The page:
Frebies are good business when it's with regulars, or customers chatting up the staff. That didn't appear to be the case with a table next to us though, so we just watched and felt left out. Same when I saw dishes being served that weren't even on the menu that night. I'm sure there's a method to it, but from my tables perspective, it seemed to be by silent lottery or something. It's not a good start when you're envying what's on another table, and it has nothing to do with how you ordered.

                          1. re: sugartoof

                            It's entirely possible (and I'd say probable) that a table being served things that aren't on the menu have requested in advance that their meal be left up to chef's choice. It doesn't seem odd to me at all considering the chef and the restaurant being discussed. Not one little bit!

                            1. re: Atomica

                              no, I am not sure it is odd either, and as you say it could have been special ordered, ....or maybe it was just one of Incanto's 'secret dishes':


                              but OTOH I have had the experience of feeling that my experience was not consistent with other tables nearby on nearly every visit to Incanto, and to be honest it is one of the factors that has kept me from being an out and out fan: just made me feel less than welcome, and I totally understand RWCFoodie's wondering about it. I specifically remember one meal where one of the staff (not Cosentino, he was older, perhaps the owner) came over to chat at length with a neighboring table of out of towners...At first I thought they were VIPS, but then I heard one of the couple mention that their concierge had recommended the restaurant: I honestly had the impression that they were being chatted up so they'd go back and give a good report to that concierge to bring in more business...I guess I understand that as a business model on some level, but I definitely remember at the time wondering why one would so obviousl court out of town business while completely (and I do mean completely) ignoring repeat customers who lived walking distance away....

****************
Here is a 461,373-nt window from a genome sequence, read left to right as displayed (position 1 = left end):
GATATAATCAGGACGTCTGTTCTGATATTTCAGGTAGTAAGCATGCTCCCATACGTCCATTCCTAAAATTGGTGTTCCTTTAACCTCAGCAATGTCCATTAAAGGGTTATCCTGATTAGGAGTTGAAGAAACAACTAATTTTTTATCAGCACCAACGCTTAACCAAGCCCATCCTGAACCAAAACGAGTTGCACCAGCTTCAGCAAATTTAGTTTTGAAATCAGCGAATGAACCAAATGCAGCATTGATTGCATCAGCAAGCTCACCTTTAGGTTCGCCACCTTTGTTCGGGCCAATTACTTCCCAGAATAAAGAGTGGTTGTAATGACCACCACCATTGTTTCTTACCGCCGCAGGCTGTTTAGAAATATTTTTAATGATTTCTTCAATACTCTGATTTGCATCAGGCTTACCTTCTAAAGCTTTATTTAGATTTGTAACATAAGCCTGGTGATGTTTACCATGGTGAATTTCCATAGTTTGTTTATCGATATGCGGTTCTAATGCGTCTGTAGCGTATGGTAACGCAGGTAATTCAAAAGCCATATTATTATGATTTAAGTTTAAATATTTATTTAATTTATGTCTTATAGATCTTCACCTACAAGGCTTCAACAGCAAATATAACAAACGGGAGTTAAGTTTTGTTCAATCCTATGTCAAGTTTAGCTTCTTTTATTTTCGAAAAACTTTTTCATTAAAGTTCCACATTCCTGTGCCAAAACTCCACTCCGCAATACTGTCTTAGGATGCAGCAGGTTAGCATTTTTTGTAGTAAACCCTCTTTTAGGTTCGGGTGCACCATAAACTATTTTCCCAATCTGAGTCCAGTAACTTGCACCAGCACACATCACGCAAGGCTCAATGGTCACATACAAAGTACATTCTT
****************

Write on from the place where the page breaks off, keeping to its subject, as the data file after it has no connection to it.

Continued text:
by the way RWCfoodie: don't feel bad about whining about too much fois: In a similar vein lately I've been wondering if I have to give up pork belly: seems like every time I've eaten it lately I end up paying for it with a sleepless night! Indeed, was at one of my favorite restaurants the other night (Passionfish in Pacific Grove) and when the server came up to tell us they were out of pork belly, I immediately thought to myself, 'good!'...

                              (now that is sad


                              but then again, OP asked about the food, and I do think the head to tail concept is worth exploring, even if I am past the age where I seem to be able to eat all of the pig, though I might want to...

                              1. re: susancinsf

                                Incanto doesn't really have any secret dishes. Some customers saw Cosentino making himself a meal of the handkerchief pasta topped with a "sizzled" egg and started asking for it that way.

                                1. re: Robert Lauriston